This week we speak with Professor Frank Bosch. He is the director of the Center for Contemporary History in Potsdam and Professor of German and European 20th Century History at the University of Potsdam. We have an in-depth discussion about the history of energy relations in the 1970s. This is a formative period for the energy system we see today.
In this episode, we discuss how Germany began to see relations with the Soviet Union. Or rather, utilizing business as a means to build a bridge where agreement in politics was largely not possible. This rapprochement enabled West Germany to receive Soviet gas while also involving West German steel mills producing pipes that would ship the gas from deep in the Soviet Union to the West. Frank describes the policy of Ostpolitik as a means of rapprochement with Germany and the Soviet Union, but he also describes the West Politik that Moscow had towards the West.
One of the great joys doing this podcast is listening to the interview as I edit it. I can say in this episode, there’s so much historical information you haven’t heard or read in other places. It makes this episode very special in both understanding the history of energy relations with the Soviet Union, but also understanding how the energy crisis of the 1970s is shaping our current energy system.
It is important to keep in mind, that the shifting energy landscape in the 1970s was just as perilous as it is now. With the energy crisis in 1973 and 1979, what emerges are relations that were already being built up before the crisis hit. Frank provides us with a historical review and explains why and how energy and the trade of goods served to bridge the East-West divide.
With conflict in the Middle East pushing oil prices up, the Soviet Union emerges as a stable – and reliable – supplier for Western Europe. For Eastern Europe, such as countries like Ukraine, they are forced to sacrifice their gas supplies for Western Europe.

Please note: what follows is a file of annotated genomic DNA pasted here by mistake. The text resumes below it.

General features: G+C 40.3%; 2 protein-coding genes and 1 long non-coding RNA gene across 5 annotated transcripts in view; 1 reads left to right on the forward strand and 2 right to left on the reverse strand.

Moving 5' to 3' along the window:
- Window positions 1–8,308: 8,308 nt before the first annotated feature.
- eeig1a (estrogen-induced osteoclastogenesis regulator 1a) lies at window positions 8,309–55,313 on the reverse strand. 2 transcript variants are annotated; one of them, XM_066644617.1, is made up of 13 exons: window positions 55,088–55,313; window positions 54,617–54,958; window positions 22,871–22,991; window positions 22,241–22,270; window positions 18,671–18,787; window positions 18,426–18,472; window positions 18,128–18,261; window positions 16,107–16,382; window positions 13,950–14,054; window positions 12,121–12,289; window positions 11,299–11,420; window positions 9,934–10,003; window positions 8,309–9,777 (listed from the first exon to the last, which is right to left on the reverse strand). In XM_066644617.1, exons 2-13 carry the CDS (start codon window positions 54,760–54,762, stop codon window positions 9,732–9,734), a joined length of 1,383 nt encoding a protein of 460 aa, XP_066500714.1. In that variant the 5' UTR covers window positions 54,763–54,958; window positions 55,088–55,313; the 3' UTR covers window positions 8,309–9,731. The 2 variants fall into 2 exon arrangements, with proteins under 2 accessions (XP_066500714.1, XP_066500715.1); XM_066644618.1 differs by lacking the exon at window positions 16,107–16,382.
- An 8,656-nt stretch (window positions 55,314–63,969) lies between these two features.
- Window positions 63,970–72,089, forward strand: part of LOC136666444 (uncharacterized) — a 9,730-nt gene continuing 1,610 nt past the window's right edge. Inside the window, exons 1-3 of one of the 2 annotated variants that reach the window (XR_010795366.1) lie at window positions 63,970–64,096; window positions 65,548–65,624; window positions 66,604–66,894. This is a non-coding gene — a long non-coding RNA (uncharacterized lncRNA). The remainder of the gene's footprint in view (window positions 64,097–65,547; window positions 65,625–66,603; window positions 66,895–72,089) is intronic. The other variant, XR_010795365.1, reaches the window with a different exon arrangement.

This episodes enables us to trace back some of the present day relations and structures to justifications in the 1970s as to why energy trade should be expanded between the Soviets and Germans. We also provide context to the COMECON countries and how industries were divided by country and how the Soviet Union was able to succeed economically because of specializations between the different countries.
And just to flag one very important section. Make sure you listen closely as we discuss the rising role and realization of ‘global interdependencies’ in the 1970s. Just as we throw around the word, ‘globalization’ today, the 1970s emerged as a formative period that shaped the global interdependencies of the present day energy markets.
A final note, this interview was done for my current role as an Open Society University Network, Senior Fellow at Chatham House, The Royal Institute of International Affairs. The funding was generously provided to produce the podcasts until the end of 2022. So we have some amazing interviews coming up.
Transcript can be found here, you can listen and follow. May contain errors.
Introduction to this episode.
Introduction to Frank Bush.
What was Willie Brand’s role in bridging the East-West divide around energy?
What was the relationship between East Germany and West Germany in the 60s and 70s?
Why was gas seen as an important resource in the 1970s?
Ukrainian perspective on reliance on Soviet oil.
The collapse of the Soviet Union in the 1980s.
The 1970s oil crisis is one of the most important examples of bad interdependency.
What is the role of history in policymaking?
Dr. Michael LaBelle is an associate professor at Central European University in the Department of Environmental Sciences. He produces the My Energy 2050 podcast to change how we communicate and improve the energy transition.